Megan Dowd Lambert, author of Real Sisters Pretend, shares her book list “Eight Picture Books with Diverse Family Constellations.” Check out the preview below and the full list on the Multicultural Children’s Book Day website.
1. Fred Stays with Me by Nancy Coffelt, illustrated by Tricia Tusa
A little girl whose parents are divorced splits her time between her mom’s house and her dad’s. Her dog, the eponymous Fred, also moves between homes, which gives her a sense of stability and consistency in her co-parenting, joint-custody family arrangement. [picture book, ages 3 and up]
2. Stella Brings the Family by Miriam Schiffer Baker, illustrated by Holly Clifton-Brown
Stella has two dads and isn’t quite sure what to do for her class’s Mother’s Day celebration. Ultimately, she decides to bring both of her parents, as well as other family members who nurture her, and they are all affirmed and welcomed by everyone at school. [picture book, ages 5 and up]
3. Real Sisters Pretend by Megan Dowd Lambert, illustrated by Nicole Tadgell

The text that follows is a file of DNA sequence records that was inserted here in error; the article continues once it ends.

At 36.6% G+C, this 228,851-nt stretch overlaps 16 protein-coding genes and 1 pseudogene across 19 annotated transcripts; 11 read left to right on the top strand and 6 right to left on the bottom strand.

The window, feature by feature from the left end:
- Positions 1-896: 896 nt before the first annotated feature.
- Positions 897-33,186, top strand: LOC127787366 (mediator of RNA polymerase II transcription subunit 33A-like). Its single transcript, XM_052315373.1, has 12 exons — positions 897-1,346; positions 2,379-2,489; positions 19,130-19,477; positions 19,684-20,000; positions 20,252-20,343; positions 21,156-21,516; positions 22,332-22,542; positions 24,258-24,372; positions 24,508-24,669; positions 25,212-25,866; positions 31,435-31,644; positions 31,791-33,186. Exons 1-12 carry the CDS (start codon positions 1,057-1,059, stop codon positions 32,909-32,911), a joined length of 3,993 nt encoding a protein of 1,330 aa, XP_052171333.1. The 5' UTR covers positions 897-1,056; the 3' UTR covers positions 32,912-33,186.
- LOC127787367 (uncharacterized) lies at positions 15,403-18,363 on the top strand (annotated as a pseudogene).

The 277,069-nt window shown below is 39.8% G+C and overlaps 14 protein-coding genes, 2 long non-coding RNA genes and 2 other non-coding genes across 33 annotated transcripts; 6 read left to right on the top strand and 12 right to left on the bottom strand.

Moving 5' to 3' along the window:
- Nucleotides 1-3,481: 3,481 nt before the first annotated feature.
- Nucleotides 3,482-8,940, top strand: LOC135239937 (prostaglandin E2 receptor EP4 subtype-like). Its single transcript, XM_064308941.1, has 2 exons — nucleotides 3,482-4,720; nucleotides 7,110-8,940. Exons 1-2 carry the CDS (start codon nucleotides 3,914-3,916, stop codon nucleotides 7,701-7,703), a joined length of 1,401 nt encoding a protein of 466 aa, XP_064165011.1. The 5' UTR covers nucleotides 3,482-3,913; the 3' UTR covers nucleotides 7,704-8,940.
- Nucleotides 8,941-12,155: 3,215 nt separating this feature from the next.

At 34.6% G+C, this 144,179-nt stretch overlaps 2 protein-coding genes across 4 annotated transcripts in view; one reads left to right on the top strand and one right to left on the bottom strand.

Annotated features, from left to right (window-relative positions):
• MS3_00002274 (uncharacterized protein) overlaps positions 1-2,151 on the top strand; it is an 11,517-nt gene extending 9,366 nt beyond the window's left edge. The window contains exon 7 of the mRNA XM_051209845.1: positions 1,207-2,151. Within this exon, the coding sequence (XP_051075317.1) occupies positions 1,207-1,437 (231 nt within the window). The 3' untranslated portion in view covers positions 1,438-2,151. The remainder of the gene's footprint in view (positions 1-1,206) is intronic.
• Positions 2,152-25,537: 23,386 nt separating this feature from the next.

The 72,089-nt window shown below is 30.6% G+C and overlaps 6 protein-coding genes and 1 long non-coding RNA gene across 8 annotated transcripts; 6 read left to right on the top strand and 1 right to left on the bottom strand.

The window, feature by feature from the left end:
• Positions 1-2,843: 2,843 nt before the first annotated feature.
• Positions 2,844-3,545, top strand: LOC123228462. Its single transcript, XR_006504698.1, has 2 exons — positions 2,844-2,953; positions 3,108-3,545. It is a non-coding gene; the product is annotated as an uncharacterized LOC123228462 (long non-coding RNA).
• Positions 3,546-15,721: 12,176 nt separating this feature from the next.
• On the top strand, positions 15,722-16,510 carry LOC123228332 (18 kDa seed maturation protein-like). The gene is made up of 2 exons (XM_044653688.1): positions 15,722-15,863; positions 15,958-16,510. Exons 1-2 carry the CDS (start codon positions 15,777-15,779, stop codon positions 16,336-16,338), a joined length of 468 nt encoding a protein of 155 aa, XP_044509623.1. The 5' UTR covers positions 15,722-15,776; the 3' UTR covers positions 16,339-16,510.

Inspired by two of the author’s daughters, this is a story about adoptive sisters, Mia (who is multiracial) and Tayja (who is Back), who affirm their bonds with one another after a stranger questions whether they are “real sisters” since they don’t look alike. They punctuate their pretend play with conversation about their adoption stories, and it all culminates in a warm family hug with their two moms. [picture book, ages 4 and up]
Sonia Patel, author of Jaya and Rasa: A Love Story, shares her book list “Sexual Violence Diversity Books for Young Adults.” Check out the preview below and the full list & 5 book giveaway on the Multicultural Children’s Book Day website.
1. Rani Patel In Full Effect by Sonia Patel
My debut novel is about how a Gujarati Indian American teen growing up on the rural Hawaiian island of Molokai uses her love for hip hop and rap to navigate the emotional and interpersonal sequalae of incest and rape. The main character, Rani, is based on a mix of my experiences, those of patients I’ve treated and girls/women I’ve known. [young adult, ages 13 and up]
2. Jaya and Rasa: A Love Story by Sonia Patel